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U. M. ROSE
LITTLE ROCK, ARKANSAS.
THE CASE BETWEEN JEFFERSON AND MARSHALL.
Mr. President and Gentlemen of the Colorado Bar Association:
The longevity of the fathers of the Republic was somewhat remarkable. Jefferson died at 83, Marshall at 80, Franklin at 84, Madison at 85, Samuel Adams at 81, and John Adams at 91. Washington died at 67, but his death seems to have been due to a prevailing delusion in medical science rather than to disease. Seventy was the average age of the signers of the Declaration of Independence. Having the same ends in view, most of these veterans lived and died apparently in peace and harmony with each other. Washington, with his sublime patience, occupying positions giving rise to the greatest amount of friction, and exposing him to every kind of criticism, managed in some strange way to remain at peace with all of them through all sorts of vicissitudes. He had enemies, bitter and vociferous; but they belonged to a smaller race of men.
The rule of universal harmony among the leaders that helped to launch the Republic, and to pilot it through the first stormy seas, was violated in the case of Jefferson, Hamilton and Marshall; and I propose, confiding in your indulgence, to consider in a cursory way, what, in legal phraseology, I may call the case between Jefferson and Marshall.
It is well known that these two great Virginians were antipathetic toward each other, and that they differed essentially as to the theory and practice of our government; and now, since they have both been so long ago received into the Pantheon of history, and the debt of gratitude that we owe to each is universally acknowledged, we may, I trust, venture to examine impartially the grounds of their mutual estrangement, without any feelings of irreverence for either.
In the stirring times beginning with the first aggressions of Great Britain on the rights of the colonies, extending onward to the death of Jefferson in 1826, there were many occasions for discord in the discussion of the most momentous questions that ever agitated the minds of men.
There was but little community of feeling between the original colonies. The trade of each was almost wholly with England; they differed in matters of religion, habits and customs; all most potent in young communities and in that age. It was the constraining force of foreign oppression that formed ties of union that rendered resistance possible. With the advent of peace the colonies gradually drifted apart, and it was nothing but the disastrous experience of lamentable years that led them to consider the means of forming a more perfect Union. The Articles of Confederation had proved to be a delusion and a snare. A government that depended solely on moral suasion was too ideal for practical life. What was called the central government could only recommend. When it needed money—as it always did-all that it could do was to pass the hat around among reluctant states for contributions; and, as in the case of the solicitations of the blind Belisarius, the quest was often unavailing. A phantom shorn of power inspired neither fear, respect nor affection. A lax feeling of despondency crept over the country. The movement that sent delegates to Philadelphia to form a Constitution for the United States was the most languid that ever gave birth to a great event. When the Constitution was finished and published it excited no general enthusiasm. It was the work of a few men living intellectual lives and entertaining hopes not easily apprehended by the multitude.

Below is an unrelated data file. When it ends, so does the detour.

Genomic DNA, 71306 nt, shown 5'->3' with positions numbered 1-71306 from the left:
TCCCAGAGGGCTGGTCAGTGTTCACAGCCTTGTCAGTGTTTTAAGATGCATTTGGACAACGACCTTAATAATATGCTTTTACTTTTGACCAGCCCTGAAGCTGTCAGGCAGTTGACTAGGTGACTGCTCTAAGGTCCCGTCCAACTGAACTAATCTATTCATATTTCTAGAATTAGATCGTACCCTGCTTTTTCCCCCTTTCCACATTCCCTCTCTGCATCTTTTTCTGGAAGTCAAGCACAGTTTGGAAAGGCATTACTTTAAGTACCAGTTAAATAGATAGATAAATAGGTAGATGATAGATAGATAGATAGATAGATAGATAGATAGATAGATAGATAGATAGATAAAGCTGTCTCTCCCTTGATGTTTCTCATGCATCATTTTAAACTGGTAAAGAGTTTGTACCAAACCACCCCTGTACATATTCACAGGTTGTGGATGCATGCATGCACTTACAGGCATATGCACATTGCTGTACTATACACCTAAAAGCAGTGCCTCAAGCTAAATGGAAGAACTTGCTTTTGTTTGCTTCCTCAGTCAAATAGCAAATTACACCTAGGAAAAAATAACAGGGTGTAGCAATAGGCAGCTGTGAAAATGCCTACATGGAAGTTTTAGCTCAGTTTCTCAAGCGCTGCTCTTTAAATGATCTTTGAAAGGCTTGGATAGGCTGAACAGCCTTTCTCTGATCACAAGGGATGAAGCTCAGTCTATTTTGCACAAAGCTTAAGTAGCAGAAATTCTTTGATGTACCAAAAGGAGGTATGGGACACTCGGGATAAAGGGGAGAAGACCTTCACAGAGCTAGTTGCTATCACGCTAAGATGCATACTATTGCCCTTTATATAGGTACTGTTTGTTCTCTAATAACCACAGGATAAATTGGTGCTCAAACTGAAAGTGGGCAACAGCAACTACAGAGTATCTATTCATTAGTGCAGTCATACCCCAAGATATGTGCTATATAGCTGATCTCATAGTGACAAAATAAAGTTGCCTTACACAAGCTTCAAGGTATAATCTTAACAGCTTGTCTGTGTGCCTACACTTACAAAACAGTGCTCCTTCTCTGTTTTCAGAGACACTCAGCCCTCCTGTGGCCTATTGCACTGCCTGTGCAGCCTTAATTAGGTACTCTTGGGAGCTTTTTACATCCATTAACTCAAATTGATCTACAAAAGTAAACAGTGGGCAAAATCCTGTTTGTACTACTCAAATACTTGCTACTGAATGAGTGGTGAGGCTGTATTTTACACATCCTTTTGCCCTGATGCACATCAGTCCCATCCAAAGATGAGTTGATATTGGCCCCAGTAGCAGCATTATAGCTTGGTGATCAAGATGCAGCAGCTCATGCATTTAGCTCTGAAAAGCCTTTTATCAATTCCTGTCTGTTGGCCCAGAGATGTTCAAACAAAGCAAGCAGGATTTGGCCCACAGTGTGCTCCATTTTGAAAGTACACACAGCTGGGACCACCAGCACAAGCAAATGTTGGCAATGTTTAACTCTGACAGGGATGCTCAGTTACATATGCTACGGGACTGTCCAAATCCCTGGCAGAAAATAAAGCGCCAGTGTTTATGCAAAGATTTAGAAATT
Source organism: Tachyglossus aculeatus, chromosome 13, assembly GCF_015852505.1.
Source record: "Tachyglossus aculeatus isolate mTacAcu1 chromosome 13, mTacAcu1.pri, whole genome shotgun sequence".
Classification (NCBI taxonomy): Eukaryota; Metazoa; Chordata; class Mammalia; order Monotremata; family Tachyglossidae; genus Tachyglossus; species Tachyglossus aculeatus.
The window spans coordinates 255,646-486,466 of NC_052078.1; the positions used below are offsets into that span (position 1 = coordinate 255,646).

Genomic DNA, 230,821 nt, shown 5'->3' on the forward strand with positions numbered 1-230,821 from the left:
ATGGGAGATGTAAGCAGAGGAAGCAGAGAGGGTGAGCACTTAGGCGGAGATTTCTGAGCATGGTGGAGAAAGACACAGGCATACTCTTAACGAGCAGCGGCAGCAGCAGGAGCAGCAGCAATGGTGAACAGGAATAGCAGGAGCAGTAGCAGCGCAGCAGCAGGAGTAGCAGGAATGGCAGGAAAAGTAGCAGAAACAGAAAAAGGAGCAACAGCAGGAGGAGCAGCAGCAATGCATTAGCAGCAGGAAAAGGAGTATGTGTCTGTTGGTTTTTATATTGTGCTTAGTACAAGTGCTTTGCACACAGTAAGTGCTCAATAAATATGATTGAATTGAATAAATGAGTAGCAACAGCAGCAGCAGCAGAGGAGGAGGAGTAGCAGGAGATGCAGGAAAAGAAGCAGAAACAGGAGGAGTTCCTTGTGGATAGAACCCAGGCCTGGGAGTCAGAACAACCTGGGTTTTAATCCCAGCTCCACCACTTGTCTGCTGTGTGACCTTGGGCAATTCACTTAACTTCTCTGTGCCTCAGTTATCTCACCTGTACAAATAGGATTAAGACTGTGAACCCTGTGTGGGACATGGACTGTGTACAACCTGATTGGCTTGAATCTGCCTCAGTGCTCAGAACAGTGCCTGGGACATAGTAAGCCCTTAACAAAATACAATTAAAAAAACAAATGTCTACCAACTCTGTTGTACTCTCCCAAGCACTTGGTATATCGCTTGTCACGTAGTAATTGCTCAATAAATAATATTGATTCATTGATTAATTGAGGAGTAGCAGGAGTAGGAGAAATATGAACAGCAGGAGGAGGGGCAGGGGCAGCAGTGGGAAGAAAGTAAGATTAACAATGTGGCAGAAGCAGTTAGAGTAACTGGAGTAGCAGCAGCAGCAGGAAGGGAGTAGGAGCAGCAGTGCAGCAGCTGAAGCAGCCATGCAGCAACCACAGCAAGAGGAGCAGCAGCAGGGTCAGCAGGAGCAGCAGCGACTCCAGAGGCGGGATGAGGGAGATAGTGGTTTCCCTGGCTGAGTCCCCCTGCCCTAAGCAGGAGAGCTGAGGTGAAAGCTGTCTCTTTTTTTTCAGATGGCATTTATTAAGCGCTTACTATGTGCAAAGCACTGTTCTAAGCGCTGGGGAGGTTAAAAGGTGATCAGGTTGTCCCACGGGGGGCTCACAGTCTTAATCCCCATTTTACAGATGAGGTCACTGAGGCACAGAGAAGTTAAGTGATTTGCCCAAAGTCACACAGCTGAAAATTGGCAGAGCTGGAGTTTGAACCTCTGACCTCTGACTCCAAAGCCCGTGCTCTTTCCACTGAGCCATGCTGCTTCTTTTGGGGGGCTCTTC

Nothing like it had ever been seen; wheels within wheels, imperium in imperio. History was ransacked for analogies; but all resemblances were illusive. The Constitution, though made of old materials, was substantially new. To many its novelty was disturbing, perplexing, incomprehensible. In Virginia it was carried by ten votes, in New York by three votes. As New York, by reason of its geographical position, was indispensable to the Union, it only required a change of two votes to defeat the whole scheme.
We of the legal profession may have somewhat definite ideas of the meaning of the Constitution; but we have got our ideas at second hand. We have sat at the feet of Gamaliel. Left to ourselves we do not know where we should have landed; and it is difficult now for us to put ourselves in the place of the men who saw it for the first time.
One of the arguments urged against the adoption of the Constitution was that though it looked well enough as a scheme on paper, yet that it could not be made to work. To many it was a curious puzzle, like a solemn creed but dimly understood; or like a game of chess as described in a book; a thing which you may read about, but concerning which you know almost nothing until you see it actually played, or play it yourself; or like dramas that are interesting and instructive when read in the closet, but which for some reason prove to be unsuited for representation on the stage. There have been many constitutions having such defects, plausible, giving evidence of profound thought, but not serving the practical ends of government; machinery attractive and beautiful in repose, in action self-impeding. Many accepted the Constitution submitted to the people of the United States simply as a sanctuary and place of refuge from present evils, leaving the final result to time and chance. Many thought it merely an experiment; and that if unsuccessful it might be revoked with but small inconvenience or discomfort. Doubts were certainly permissible when the delegates who framed the Constitution did not agree as to its meaning. It is hardly too much to say that the ability displayed in producing anything faintly approaching harmony out of